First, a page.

Volunteers’ Week 2023: stories from across Sue Ryder

07 Jun 2023

As Volunteers’ Week comes to an end for another year, we wanted to take a moment to say thank you again to our incredible volunteers. Together, they have given 1.3 million hours of their time to support our expert and compassionate care, and without them, we couldn’t be there when it matters.

To help you learn a bit more about what volunteering with us is like, here are Lesley, Eddie, and Trevor’s experiences. From supporting our retail teams to caring for our patients and our hospice buildings, they’ve given their time in so many important and rewarding ways. 

Having a positive impact

After seeing the care her father received at Sue Ryder Thorpe Hall Hospice, Lesley was inspired to start her volunteering journey with us. 

“My father died 22 years ago and we have lovely memories of his last days. I would go and visit him after work, and we would have a glass of wine together. He was a self-taught musician and I remember the enjoyment he got from playing the organ in the hospice’s drawing room.  

“It wasn’t just the wonderful end-of-life care my father received that stayed with me, it was also the support that the hospice provided to us as a family,” said Lesley, who worked in the education sector for over 50 years. 

“When you retire, there is so much knowledge and experience you have gained over a lifetime of working; it’s just lovely to be able to continue using those skills through volunteering here at the hospice. Nurturing my students was an essential part of my thinking, and listening to and caring for others is fundamental to my volunteering role.”

Female stood by a bench at a Sue Ryder hospice

“As a ward volunteer, I help with practical things like helping to prepare breakfast for our patients, but spending time with them is the most rewarding part of my role. I like to build up good relationships with our patients’ families too, as it can be lonely caring for a loved one. I find it’s the small touches that matter... just remembering how someone likes their tea can really show you care.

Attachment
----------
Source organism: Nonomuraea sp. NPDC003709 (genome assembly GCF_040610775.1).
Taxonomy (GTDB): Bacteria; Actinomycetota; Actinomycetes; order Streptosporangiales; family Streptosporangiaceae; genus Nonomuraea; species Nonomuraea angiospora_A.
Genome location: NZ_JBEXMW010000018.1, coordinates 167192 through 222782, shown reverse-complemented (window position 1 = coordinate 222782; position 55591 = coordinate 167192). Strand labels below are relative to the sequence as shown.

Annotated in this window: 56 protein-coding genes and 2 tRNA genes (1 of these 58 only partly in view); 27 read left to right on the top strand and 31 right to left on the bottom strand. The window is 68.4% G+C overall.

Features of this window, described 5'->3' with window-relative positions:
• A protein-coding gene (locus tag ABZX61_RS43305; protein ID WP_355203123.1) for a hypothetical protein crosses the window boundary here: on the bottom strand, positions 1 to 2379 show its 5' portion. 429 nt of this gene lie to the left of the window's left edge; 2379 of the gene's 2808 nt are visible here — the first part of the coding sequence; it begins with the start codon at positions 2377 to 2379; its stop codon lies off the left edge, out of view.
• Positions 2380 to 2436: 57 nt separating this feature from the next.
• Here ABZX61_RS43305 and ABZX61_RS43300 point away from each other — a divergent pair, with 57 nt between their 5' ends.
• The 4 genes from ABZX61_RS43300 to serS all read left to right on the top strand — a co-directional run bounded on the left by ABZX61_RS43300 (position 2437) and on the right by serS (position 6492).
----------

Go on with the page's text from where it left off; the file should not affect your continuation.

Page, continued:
“I would absolutely recommend volunteering. I love what I do. All the staff at Thorpe Hall Hospice are very appreciative of the volunteers and are very friendly too - they make you feel part of a team. You truly get to see first-hand how your actions positively impact other people’s lives.”

Finding a family

Eddie started volunteering in one of our shops as a teenager before getting offered a permanent position as a Sales Assistant. Since then, he has continued to grow and develop, and now Eddie works as a Bank Store Manager at the age of 21.  

“My area has two hospices locally, Sue Ryder Manorlands Hospice and Sue Ryder Wheatfields Hospice. People say Keighley is a town that’s painted blue because everyone here supports Sue Ryder! It was the only charity on my radar, and their values really stood out to me.

“After spending more time with the team at the shop, they became an extension of my family, and I knew I wanted to stay long-term. I came to Sue Ryder with an extremely naïve view of what it was like to work in a charity, and it opened my eyes to what my life could be like. I felt like my path was already carved out for me, but working here made me rethink that, and I realised I wanted to help support people when they need it most.

“My manager has seen me grow from a young person to an adult during my time here. We’ve developed a really strong personal connection, and she’s offered me opportunities that have led me to where I am today. The camaraderie and team spirit I felt when I started has carried me through my whole journey. You’re part of the family here, and I never want to leave!”

Providing decades of support

After first volunteering at Sue Ryder Leckhampton Court Hospice an incredible 45 years ago, Trevor was recently awarded the Cheltenham Medal of Honour for his decades of service. 

“When I first volunteered, I was living a quarter of a mile away, literally 100 yards from the front drive! My wife came home one day and said she had heard that help was needed to clear the grounds for the upcoming autumn fair - and that’s how it all started really. My father-in-law died in the hospice 30 years ago, so I have that personal connection too. Although his time there was short, the care was exceptional.”

Over the years, Trevor has been integral to some huge building and landscaping projects and continues supporting weekly maintenance tasks to this day.

“I hope to do a few more years at Sue Ryder at least! I was a bit embarrassed when I got the letter through the post telling me I’d been given the award. I don’t consider that I’ve done anything special. Volunteering’s not just a one-way thing - volunteers benefit too. As you get older, you can’t just shut yourself off from the world, otherwise, you lose out a lot on life.

It’s so nice to meet different people and pursue my interests through volunteering, and in my case help a very worthwhile local charity. Isn’t that what life’s really all about?

Join the team

Find out about how you can start volunteering with us today

Two men are sat with mugs, the younger man has his arm around the older man in a comforting gesture

Volunteer with us

Join thousands of volunteers helping us be there when it matters for people going through the most difficult time of their lives.

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